I’m a mother of three children under 7, I write full-time and run a business with a life thrown in there. I’m REALLY busy and if I don’t write an appointment, due date or event immediately on my calendar it disappears from my brain after 10 minutes. So, it’s sad but I can easily trick myself into thinking an article is due earlier. I give myself several days leeway because life happens. Kids get sick, clients have emergencies, somebody spills milk on my laptop… A few days cushion can make the difference between a heart attack and a mild headache.
A disorganized is a writer who misses deadlines. The long loved image of the disorganized writer not only does a disservice to writers it’s a falsehood. Maybe novelist can be disorganized, they only have one due date looming over them. Bloggers, columnists and article writers juggle multiple dates and if they do not have a way to keep track of important dates, ideas and information they are a deadline time bomb waiting to go off.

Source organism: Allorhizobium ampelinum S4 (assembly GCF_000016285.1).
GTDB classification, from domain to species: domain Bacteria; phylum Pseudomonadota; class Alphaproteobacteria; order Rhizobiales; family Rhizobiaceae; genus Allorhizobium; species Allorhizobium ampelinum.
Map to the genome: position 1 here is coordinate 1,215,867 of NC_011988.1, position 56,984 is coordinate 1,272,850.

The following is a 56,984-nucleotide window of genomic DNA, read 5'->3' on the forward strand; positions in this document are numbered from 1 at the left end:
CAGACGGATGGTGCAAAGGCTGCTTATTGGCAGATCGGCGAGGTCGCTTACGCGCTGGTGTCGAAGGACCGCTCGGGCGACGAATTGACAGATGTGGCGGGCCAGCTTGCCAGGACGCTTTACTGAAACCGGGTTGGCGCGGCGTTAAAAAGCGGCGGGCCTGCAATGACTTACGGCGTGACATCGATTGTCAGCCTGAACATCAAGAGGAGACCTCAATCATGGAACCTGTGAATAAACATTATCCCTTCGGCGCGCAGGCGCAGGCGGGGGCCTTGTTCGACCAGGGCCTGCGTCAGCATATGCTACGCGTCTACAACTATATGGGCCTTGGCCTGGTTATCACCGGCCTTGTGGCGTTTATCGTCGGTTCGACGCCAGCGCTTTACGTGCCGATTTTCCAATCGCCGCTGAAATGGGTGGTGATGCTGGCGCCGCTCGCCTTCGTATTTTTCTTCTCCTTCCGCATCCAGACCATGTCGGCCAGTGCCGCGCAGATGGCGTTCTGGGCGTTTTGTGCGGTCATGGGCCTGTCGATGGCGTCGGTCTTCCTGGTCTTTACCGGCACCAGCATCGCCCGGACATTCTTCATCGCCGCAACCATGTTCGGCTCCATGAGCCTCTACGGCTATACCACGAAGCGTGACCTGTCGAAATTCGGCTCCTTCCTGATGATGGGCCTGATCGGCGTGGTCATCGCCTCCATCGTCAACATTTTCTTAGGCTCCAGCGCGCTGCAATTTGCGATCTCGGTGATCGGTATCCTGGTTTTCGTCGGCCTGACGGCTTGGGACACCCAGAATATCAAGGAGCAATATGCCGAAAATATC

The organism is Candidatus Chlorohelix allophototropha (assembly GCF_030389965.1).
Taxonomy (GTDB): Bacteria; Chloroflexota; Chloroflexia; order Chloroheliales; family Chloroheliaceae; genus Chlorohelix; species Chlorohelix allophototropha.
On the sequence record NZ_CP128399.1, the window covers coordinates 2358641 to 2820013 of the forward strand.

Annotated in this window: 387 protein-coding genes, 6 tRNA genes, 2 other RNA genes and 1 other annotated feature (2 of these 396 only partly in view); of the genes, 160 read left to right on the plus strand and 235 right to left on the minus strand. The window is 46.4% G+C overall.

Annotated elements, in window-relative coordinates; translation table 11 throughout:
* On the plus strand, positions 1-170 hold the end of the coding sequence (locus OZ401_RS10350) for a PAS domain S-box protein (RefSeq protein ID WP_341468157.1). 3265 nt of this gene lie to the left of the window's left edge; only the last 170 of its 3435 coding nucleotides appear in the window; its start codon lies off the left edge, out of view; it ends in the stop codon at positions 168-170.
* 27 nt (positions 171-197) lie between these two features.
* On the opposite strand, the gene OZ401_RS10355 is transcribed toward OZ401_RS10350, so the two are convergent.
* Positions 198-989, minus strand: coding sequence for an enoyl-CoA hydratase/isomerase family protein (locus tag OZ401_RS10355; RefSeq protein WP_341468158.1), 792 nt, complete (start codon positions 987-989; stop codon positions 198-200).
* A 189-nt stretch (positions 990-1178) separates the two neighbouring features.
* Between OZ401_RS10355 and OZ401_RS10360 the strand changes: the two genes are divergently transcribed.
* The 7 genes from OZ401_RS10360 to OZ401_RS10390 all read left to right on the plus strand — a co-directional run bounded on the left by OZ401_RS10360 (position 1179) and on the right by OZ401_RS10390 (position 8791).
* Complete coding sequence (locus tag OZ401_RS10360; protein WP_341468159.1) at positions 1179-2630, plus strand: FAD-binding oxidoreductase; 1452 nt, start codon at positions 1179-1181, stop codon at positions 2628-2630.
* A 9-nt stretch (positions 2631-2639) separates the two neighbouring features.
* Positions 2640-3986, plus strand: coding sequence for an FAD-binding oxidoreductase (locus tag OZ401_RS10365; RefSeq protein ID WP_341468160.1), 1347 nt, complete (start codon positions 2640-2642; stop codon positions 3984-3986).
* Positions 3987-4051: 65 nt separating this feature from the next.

Even if they have the date correct, they can spend days digging through piles of paperwork and notebooks to find all of the notes or research related to the article. Or worse, an editor calls to clarify something and you’ve got to spend three hours looking through your ‘files’ for the correct information. Get rid of the clutter.
They say it’s not good to bribe children into good behavior. Well, for adults it works very well! Reward yourself when you turn in assignments early. Building your reputation with a publication is a great reward, but an in-hand treat is a visual motivator that’s hard to beat.